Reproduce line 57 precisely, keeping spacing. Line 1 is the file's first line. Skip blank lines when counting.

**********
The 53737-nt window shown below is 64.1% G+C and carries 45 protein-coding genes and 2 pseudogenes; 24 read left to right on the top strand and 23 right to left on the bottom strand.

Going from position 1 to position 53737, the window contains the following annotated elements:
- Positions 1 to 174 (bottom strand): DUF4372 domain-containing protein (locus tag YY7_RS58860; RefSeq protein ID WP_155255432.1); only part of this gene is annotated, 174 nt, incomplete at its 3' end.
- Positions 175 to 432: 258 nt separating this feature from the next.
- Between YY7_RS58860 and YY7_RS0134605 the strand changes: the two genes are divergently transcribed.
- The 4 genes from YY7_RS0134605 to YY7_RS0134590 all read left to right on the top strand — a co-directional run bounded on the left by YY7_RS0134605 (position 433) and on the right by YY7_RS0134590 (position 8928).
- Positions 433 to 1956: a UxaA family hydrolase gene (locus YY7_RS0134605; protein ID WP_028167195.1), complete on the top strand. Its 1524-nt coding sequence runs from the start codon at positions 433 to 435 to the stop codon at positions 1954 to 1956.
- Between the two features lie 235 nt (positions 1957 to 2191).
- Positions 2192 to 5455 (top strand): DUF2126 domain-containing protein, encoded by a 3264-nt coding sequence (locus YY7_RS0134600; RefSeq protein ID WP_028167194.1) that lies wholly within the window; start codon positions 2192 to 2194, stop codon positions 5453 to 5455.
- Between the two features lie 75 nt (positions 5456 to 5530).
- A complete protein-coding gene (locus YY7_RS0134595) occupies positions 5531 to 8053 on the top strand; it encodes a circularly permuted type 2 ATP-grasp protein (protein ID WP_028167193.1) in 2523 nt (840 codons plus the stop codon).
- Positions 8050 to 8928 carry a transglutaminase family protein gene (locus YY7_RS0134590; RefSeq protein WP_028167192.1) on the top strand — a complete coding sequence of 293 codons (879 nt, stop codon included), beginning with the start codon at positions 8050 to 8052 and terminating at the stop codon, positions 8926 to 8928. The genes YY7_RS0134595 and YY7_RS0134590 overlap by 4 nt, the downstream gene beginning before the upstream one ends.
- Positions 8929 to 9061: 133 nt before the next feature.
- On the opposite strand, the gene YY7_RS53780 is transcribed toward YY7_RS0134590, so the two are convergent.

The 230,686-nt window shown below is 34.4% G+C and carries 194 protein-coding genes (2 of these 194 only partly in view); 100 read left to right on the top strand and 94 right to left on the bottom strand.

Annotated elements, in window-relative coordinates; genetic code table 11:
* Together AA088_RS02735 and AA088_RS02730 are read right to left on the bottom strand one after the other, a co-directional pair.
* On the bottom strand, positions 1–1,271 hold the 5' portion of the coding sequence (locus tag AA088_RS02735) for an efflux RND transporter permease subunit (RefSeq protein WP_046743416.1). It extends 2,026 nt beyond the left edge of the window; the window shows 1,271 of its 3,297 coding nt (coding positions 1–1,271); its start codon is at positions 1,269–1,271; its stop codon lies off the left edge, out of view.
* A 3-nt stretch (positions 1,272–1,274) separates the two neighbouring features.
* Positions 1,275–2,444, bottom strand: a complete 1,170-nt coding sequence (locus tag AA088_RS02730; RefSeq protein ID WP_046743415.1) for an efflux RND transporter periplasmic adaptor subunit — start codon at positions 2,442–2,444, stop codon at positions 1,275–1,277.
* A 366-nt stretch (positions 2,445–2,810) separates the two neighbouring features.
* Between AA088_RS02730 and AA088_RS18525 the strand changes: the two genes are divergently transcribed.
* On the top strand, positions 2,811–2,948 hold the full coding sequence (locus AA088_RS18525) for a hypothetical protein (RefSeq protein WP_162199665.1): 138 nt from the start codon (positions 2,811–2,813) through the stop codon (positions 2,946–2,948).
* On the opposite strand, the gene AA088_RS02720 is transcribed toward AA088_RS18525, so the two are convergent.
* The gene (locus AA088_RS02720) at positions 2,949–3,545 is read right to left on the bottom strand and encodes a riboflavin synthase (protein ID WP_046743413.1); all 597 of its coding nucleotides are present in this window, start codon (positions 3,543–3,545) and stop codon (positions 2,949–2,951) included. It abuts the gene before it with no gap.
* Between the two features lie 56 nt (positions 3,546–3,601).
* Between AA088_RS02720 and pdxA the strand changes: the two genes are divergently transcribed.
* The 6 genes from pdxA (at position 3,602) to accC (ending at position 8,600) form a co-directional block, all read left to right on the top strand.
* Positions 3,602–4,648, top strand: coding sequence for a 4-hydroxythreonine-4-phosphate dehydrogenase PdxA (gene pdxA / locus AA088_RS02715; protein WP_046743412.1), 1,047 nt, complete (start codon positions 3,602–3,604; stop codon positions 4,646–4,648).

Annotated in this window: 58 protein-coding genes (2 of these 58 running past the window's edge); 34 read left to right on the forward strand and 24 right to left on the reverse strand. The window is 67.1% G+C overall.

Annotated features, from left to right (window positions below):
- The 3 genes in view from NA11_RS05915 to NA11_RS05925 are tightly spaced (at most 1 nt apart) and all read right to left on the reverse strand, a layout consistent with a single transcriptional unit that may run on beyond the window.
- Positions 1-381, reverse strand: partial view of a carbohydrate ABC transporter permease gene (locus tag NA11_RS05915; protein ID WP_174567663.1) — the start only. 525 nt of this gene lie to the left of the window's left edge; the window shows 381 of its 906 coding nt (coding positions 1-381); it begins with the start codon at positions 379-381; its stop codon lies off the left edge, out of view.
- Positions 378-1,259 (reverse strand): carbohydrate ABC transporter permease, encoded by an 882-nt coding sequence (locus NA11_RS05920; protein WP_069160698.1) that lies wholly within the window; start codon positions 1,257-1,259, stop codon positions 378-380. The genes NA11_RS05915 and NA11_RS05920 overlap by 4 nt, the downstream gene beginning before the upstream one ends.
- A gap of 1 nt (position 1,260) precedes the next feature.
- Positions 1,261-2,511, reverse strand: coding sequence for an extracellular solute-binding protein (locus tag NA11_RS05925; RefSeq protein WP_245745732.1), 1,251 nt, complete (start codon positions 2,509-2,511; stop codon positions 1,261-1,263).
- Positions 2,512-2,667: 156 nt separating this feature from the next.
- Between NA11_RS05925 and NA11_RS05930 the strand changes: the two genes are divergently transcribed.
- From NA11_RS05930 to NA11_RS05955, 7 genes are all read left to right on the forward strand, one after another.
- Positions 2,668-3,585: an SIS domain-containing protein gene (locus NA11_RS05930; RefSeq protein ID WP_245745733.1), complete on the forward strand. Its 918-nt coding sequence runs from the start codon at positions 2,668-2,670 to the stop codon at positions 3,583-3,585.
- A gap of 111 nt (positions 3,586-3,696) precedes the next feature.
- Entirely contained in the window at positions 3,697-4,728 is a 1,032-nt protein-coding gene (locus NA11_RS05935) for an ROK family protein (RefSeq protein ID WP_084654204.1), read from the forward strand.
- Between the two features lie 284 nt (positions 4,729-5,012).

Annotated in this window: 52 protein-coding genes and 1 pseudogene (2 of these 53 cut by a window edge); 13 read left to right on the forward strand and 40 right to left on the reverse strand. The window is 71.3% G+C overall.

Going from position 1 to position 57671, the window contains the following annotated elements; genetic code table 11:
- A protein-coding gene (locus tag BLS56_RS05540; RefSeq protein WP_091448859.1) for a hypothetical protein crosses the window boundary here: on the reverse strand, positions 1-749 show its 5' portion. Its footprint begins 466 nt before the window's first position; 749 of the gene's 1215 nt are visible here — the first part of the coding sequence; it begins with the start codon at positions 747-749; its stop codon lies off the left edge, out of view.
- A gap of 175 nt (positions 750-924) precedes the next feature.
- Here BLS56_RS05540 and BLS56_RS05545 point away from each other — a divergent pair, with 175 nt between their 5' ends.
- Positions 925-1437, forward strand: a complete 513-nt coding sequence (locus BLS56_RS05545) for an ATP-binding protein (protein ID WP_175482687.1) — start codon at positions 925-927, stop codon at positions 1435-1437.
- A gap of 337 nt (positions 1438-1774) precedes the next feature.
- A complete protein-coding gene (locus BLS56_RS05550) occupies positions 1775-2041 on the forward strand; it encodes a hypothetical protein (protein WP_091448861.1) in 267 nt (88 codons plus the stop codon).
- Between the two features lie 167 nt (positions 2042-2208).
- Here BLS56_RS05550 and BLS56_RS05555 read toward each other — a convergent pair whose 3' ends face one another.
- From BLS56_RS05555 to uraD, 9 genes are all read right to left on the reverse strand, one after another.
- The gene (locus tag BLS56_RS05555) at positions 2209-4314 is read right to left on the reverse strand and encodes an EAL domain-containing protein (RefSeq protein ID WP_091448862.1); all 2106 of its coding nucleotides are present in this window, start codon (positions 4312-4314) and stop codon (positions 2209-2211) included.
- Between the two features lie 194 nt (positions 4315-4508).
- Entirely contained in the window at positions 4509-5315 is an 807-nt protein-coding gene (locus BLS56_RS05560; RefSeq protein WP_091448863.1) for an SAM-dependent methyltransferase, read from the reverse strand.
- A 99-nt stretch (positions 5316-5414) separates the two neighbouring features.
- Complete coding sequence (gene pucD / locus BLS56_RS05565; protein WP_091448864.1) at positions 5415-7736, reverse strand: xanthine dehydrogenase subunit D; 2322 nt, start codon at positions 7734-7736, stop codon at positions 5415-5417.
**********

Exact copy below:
- Entirely contained in the window at positions 4509-5315 is an 807-nt protein-coding gene (locus BLS56_RS05560; RefSeq protein WP_091448863.1) for an SAM-dependent methyltransferase, read from the reverse strand.